3. Don’t go overboard: I jumped in when I first started by buying up all the goats I could find. I got old ones and young ones and pregnant ones and sick ones. If it was free or cheap, that was music to my ears. I have found that this isn’t worth it in the end. Take your time and research what you really want and what you want to do with it. Don’t just jump at the next Craigslist ad you see. Ask questions, talk to people in your area and on the internet, and look at a lot of animals before deciding what to bring home. Keep in mind that chickens can live from 4-8 years, goats live 10-15 years and horses can live to be 40. Getting animals is a long term commitment. If you get 15 goats and then decide next year that you don’t like goats, what are you going to do them? Have that figured out before you bring animals home.
4. Breed within your means: This goes along with #3. Baby animals are super cute but they eventually grow up to be bigger, eat more, poop more, and get into trouble. It’s your job as the caretaker for your animals to consider what happens to what you will produce. Is there a market for baby goats in your area? What if they are all males? Are you willing to do what it takes to care for that situation (ie: slaughter them or sell them for slaughter)? I have had a lot of neutered male goats come back to me over the years. This is because people bought them as cute little babies and then realized after 5 years that their cute baby is a large, unruly, food-consuming machine. I have now decided that all of my extra male baby goats will be used as food for my table. I feel this is a much more humane endpoint than being used as coyote bait (that happened last year), or bounced around from home to home (yep, one of my boys got that treatment) or just straight up neglected (seen that, too).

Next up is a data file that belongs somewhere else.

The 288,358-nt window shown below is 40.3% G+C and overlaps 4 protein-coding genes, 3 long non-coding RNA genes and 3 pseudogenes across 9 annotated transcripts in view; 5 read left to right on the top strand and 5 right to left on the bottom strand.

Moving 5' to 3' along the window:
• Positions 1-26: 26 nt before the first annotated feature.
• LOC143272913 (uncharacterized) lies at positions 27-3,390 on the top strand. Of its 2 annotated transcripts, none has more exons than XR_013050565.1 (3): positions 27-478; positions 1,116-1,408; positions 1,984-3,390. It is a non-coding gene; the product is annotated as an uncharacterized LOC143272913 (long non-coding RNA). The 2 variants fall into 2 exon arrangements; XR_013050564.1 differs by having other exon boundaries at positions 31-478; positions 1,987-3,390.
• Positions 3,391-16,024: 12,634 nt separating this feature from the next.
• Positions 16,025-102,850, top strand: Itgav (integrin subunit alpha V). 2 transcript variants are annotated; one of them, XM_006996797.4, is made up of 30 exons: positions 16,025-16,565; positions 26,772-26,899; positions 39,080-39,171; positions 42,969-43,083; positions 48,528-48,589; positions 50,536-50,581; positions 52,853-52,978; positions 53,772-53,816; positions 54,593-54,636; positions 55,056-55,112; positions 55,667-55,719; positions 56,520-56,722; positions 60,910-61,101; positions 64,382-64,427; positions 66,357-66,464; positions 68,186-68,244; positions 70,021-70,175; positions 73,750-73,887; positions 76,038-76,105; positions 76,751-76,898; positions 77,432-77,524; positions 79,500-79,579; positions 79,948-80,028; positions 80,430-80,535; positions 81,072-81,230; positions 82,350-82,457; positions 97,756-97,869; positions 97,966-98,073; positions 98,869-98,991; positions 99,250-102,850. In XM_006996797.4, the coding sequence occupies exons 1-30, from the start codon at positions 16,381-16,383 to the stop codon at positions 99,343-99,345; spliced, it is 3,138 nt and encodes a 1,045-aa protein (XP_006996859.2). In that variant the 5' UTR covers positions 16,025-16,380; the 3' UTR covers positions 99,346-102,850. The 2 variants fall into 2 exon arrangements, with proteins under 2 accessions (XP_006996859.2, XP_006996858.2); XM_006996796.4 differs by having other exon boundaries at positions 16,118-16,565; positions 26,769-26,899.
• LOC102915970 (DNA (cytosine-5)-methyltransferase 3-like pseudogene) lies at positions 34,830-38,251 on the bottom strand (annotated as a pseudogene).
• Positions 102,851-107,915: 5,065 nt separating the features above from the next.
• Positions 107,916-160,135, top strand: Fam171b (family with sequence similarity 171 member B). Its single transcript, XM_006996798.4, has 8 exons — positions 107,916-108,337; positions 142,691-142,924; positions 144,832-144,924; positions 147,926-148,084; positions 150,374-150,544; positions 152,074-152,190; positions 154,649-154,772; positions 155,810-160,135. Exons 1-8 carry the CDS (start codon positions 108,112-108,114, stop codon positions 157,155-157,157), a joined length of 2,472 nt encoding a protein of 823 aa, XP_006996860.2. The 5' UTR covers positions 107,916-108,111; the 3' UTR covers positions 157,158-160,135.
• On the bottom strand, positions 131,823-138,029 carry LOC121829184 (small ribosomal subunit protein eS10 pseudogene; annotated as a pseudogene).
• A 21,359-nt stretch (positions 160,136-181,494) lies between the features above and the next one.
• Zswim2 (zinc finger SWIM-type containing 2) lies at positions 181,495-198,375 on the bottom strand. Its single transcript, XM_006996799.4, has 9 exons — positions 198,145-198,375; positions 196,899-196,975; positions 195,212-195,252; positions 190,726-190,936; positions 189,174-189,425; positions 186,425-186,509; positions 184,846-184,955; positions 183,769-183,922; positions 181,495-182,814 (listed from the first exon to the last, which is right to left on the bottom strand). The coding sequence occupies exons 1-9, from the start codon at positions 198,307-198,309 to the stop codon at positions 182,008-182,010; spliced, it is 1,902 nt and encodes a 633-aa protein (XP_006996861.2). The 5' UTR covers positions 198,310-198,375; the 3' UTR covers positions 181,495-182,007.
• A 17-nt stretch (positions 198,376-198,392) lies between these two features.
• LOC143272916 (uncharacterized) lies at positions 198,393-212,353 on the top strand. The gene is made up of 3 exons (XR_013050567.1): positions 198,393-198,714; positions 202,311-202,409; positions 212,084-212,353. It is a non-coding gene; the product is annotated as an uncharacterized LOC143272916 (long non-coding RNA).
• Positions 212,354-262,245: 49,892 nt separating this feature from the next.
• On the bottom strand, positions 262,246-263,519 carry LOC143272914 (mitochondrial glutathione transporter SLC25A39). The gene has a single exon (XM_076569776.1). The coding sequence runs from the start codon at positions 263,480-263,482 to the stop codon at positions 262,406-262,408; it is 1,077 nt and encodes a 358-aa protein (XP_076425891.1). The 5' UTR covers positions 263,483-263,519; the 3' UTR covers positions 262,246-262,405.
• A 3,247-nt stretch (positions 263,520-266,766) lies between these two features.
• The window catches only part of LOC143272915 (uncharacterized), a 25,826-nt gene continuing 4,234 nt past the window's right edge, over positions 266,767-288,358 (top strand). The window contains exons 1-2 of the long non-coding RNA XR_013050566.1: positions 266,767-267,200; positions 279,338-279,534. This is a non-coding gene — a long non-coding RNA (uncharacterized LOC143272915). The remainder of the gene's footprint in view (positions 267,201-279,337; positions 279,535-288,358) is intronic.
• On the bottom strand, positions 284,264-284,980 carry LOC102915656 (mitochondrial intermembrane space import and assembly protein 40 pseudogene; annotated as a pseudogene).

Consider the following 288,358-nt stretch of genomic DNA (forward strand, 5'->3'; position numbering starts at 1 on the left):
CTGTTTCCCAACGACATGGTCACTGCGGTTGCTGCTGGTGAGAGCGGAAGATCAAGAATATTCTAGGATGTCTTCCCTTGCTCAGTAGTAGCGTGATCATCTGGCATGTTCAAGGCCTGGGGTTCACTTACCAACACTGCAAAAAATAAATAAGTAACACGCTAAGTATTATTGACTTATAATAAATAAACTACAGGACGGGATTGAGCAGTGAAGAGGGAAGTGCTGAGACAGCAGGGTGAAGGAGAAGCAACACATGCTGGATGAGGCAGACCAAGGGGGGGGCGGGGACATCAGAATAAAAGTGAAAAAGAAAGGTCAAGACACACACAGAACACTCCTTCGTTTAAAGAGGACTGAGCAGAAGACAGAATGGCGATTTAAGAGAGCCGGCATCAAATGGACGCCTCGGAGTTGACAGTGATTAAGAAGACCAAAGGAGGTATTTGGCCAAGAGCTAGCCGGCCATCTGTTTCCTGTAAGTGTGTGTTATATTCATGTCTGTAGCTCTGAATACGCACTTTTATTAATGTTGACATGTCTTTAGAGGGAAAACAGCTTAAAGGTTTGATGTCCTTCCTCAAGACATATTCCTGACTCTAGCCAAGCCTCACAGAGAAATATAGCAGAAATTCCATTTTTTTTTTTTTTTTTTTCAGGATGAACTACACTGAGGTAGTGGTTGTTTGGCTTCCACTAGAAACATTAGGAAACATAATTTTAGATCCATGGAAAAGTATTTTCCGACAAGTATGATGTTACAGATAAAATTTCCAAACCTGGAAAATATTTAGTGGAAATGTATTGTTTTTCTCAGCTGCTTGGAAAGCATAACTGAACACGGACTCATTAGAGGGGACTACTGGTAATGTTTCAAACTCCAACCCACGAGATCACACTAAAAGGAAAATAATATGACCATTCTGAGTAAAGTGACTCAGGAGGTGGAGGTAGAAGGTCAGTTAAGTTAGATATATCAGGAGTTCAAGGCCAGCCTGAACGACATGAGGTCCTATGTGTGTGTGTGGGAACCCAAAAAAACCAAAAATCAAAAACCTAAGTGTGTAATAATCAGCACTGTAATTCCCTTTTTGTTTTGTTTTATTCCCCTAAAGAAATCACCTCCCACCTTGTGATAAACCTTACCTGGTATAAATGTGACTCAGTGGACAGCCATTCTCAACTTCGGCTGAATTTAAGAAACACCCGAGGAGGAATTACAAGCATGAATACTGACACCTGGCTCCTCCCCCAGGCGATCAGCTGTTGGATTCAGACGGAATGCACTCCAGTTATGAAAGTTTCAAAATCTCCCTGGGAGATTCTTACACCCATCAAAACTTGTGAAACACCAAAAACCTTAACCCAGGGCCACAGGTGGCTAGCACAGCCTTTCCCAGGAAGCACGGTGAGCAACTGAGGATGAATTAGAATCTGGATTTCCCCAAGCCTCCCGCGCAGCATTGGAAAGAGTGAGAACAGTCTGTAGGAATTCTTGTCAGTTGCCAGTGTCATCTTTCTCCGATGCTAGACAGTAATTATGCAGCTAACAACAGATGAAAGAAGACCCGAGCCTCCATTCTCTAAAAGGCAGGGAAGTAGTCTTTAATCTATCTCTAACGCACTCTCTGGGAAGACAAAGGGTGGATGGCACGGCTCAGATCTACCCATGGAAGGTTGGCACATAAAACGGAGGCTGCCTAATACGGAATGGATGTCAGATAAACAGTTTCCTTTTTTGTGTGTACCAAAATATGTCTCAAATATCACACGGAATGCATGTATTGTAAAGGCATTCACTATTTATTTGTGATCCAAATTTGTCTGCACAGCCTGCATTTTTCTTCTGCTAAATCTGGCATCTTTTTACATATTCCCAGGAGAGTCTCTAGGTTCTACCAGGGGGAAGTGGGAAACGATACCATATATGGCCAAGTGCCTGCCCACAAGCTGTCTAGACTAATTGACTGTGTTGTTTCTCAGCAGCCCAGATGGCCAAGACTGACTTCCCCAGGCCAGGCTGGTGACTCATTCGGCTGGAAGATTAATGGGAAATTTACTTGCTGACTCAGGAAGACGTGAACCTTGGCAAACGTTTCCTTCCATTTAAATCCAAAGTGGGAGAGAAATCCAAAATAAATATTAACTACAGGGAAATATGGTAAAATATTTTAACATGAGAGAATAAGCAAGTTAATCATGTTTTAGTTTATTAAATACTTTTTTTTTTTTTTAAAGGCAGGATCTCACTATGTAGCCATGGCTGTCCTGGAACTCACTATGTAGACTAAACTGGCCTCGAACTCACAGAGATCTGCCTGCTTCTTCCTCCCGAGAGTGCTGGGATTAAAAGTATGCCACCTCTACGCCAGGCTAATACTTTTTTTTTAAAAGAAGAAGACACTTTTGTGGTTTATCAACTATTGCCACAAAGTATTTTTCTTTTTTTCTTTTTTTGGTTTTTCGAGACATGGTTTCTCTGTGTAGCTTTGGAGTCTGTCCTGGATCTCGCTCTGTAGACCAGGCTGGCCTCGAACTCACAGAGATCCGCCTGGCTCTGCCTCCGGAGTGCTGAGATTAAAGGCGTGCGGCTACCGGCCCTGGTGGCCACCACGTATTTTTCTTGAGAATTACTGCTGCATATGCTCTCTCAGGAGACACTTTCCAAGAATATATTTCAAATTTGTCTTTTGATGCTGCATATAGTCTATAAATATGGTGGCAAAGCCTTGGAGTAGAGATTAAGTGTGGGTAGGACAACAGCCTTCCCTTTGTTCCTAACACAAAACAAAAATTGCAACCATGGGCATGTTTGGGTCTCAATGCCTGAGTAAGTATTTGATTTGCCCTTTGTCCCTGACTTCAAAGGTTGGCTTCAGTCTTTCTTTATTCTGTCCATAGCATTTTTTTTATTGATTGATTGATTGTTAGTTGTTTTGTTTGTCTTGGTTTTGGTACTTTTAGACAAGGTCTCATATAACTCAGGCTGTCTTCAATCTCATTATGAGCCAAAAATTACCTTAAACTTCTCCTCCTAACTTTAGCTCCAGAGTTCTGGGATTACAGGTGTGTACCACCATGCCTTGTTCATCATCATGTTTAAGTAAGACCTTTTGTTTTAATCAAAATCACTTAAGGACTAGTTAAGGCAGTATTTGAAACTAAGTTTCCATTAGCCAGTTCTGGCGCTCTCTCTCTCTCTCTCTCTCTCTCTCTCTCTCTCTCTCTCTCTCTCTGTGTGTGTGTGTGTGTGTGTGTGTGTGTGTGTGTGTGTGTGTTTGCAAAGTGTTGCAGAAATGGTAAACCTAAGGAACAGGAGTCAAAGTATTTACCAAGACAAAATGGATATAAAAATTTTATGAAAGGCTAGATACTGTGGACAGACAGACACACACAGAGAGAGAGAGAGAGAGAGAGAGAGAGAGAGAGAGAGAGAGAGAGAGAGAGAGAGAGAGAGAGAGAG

4. Be willing to go the distance: There are ways to farm that are easier and cheaper than others, but you still have to be willing to do what it takes and spend what it takes to keep your animals happy and healthy. Farming is a lot of work, takes a lot of time, and can cost a lot of money. Be prepared for that before you start. Are you willing to take a day off of your off-farm job to wait for a vet to come and charge you $300 to help your sheep? Are you able to stay up all night long to wait for your cow to give birth? Can you imagine putting down your horse that got pneumonia suddenly and is very sick? If you aren’t ready for this stuff, you might want to reconsider getting livestock.
5. Have fun with it! Farming and raising livestock can be a lot of fun. Animals are amazing to work and live with. Don’t be afraid to change something that isn’t making you happy. If your llama is a pain in the butt and he makes you dread doing chores, perhaps it’s time that llama found a new home. Farming will be a lot of work but it should be a lot of fun too!